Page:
“I think passing that is important because of the direction our society’s going, meaning there’s a large push to allow same-sex couples to marry,” said Hall, who recently finished 19 years as a police and fire chaplain in Burnsville. “If we weren’t being pushed in that direction, I don’t think we’d have responded with a constitutional amendment.”

Thurman

Thurman, 71, said he was dismayed by conduct of the Iraq war and by the political direction of the United States when he attended his first DFL precinct caucus in 2006.

He was elected a precinct chair at the District 40 caucuses in 2010 and re-elected this year. Thurman now chairs the Nominations Committee of the District 56 DFL.

The party filled its slate of House candidates — former Rep. Will Morgan of Burnsville in District 56B and David Jensen of Savage in 56A.

“No one  was stepping up for the longest time for us to have a Senate candidate,” Thurman said. “So I said to our newly elected chair, Lawrence Sandoval from Savage, ‘If no one’s going to run, I will.’ ”

A former public school English and music teacher and choir director, college music professor, and voice and choral instructor, Thurman now owns the Leon Thurman Voice Center. He was previously a specialist voice educator for the Fairview Voice Center, which was disbanded.

“I am a rather articulate person,” said Thurman, a Tennessee native and Burnsville resident since 1990. “I care deeply about human beings, always have. That’s why I went into education in the first place. Things have not been going too favorably for education in Minnesota over the past at least two years, if not 10.”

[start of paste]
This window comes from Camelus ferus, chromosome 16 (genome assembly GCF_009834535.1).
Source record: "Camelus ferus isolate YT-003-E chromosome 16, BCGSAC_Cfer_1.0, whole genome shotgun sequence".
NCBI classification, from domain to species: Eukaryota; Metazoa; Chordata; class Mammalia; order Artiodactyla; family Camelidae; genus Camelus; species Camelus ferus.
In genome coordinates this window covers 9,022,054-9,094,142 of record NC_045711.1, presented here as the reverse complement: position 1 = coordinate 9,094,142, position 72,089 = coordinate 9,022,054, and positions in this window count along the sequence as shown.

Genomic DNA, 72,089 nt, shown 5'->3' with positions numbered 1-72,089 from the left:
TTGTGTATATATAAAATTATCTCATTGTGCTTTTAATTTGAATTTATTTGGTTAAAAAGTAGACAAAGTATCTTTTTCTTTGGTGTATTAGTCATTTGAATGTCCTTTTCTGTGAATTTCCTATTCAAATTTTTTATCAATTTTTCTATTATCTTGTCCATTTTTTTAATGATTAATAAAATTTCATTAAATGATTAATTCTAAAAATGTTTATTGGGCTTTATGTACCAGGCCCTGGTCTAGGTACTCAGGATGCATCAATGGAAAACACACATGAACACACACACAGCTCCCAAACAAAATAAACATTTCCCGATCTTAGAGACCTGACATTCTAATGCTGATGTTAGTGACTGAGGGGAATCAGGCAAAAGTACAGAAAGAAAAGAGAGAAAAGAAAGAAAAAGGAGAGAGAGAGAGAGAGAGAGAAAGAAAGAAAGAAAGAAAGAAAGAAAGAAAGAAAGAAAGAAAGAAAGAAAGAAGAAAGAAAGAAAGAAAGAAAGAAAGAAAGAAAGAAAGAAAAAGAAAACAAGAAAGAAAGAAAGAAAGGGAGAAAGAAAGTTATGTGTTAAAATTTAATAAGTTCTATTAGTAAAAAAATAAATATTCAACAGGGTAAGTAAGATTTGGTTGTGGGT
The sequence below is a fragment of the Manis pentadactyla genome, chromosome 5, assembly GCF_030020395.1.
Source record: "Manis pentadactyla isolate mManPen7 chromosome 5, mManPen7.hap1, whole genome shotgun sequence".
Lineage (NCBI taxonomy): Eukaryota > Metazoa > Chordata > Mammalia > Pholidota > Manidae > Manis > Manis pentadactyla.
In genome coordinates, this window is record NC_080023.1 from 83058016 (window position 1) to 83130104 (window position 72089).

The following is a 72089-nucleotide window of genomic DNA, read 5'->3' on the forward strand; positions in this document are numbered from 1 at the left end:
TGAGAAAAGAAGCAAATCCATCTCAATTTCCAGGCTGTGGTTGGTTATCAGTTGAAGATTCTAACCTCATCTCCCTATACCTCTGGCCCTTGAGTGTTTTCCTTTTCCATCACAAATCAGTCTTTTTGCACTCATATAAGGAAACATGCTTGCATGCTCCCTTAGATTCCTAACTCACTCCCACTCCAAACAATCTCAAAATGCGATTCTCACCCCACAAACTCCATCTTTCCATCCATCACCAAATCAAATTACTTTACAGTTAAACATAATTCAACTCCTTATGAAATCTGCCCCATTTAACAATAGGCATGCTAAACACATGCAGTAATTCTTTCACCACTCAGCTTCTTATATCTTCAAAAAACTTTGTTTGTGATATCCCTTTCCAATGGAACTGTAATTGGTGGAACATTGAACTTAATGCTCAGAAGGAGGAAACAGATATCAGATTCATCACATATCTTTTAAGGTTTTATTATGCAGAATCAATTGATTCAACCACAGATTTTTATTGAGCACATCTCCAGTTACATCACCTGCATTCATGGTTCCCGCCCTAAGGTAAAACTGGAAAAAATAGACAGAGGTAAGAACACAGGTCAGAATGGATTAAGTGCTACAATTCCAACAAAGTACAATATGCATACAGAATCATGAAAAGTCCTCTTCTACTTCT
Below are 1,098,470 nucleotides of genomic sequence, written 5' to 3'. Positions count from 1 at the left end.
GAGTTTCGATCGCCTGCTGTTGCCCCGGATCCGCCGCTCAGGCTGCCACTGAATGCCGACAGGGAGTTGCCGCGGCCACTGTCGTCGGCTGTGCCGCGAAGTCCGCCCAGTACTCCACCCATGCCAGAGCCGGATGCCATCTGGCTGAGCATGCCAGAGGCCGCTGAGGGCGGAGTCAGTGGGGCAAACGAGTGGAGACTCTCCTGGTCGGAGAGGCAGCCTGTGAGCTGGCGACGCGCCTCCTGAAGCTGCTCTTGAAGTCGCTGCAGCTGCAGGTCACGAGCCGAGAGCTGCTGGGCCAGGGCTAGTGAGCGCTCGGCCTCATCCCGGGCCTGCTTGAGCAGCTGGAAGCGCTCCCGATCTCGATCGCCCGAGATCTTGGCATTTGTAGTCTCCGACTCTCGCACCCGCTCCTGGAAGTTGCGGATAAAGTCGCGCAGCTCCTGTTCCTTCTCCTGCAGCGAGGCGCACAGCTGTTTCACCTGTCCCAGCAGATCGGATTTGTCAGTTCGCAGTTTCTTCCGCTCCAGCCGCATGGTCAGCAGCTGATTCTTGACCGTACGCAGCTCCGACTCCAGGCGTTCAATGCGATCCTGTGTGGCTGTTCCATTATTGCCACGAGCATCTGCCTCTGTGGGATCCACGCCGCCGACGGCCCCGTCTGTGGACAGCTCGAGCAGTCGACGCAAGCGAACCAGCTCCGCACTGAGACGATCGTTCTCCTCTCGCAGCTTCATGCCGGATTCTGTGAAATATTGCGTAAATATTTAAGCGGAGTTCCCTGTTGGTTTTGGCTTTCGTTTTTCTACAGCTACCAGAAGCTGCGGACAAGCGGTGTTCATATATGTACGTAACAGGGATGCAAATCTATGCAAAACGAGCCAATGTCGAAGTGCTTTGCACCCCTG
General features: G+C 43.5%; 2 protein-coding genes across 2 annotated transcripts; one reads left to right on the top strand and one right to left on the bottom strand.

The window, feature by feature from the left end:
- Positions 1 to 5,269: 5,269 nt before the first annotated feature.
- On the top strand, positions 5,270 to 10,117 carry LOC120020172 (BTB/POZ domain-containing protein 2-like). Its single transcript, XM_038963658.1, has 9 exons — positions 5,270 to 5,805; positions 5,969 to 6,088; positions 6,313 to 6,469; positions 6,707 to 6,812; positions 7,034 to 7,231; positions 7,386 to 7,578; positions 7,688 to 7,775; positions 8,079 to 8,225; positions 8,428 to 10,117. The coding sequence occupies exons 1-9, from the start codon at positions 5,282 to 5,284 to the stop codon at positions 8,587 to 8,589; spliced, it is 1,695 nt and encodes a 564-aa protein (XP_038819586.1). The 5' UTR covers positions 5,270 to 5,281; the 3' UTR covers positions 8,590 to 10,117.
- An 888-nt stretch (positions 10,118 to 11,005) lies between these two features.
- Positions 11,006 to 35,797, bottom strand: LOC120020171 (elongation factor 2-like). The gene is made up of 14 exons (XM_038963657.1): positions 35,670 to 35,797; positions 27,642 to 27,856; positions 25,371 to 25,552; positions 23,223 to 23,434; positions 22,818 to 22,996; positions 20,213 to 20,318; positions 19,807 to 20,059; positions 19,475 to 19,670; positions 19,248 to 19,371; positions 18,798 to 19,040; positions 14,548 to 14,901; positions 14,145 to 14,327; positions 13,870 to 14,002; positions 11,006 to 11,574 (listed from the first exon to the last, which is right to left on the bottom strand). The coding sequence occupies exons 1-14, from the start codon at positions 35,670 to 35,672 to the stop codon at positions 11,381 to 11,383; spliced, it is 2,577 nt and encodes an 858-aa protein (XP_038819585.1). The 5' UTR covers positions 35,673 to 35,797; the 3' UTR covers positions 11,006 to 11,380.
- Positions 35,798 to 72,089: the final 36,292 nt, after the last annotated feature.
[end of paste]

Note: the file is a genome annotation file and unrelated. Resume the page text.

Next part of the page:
Thurman wants an automatic, inflation-rate increase in education funding.

He said he supports Dayton’s goal of raising income taxes on the highest-earning Minnesotans. “Something needs to be done about the budget shortfalls,” Thurman said. “We need to stop that.”

Thurman said he’s “not afraid of raising taxes, but it’s not something that I’m prepared to commit to.”

“We need to look at all possible options” for balancing the budget, Thurman said. “I do believe that it’s unfair that wealthy people and large corporations are being protected by the Republicans” in state and national tax policy. “That just needs to change.”

He called for greater access to health care.

“It’s true that in Minnesota, insurance companies all have to be nonprofit,” Thurman said. “I can see room for private, nonprofit insurance plans being chosen by people for their health cfare. An option that can also be available is for those costs to be paid by the government, into which they pay a premium. When one says ‘single-payer,’ I don’t favor that lock, stock and barrel.”

Thurman strongly opposes the two Republican-backed constitutional amendments on the November ballot, banning same-sex marriage and requiring a state-issued photo ID to vote.

“While that’s not my bag, live and let live,” Thurman said of same-sex marriage. “Marriage is a legal concept; it isn’t just a religious one. You have to buy a marriage license from the state, and the word is in statutes.”  Banning same-sex marriage would be an unconstitutional limiting of “freedom and liberty,” Thurman said.

He considers photo ID “a political tactic. That just makes me angry.”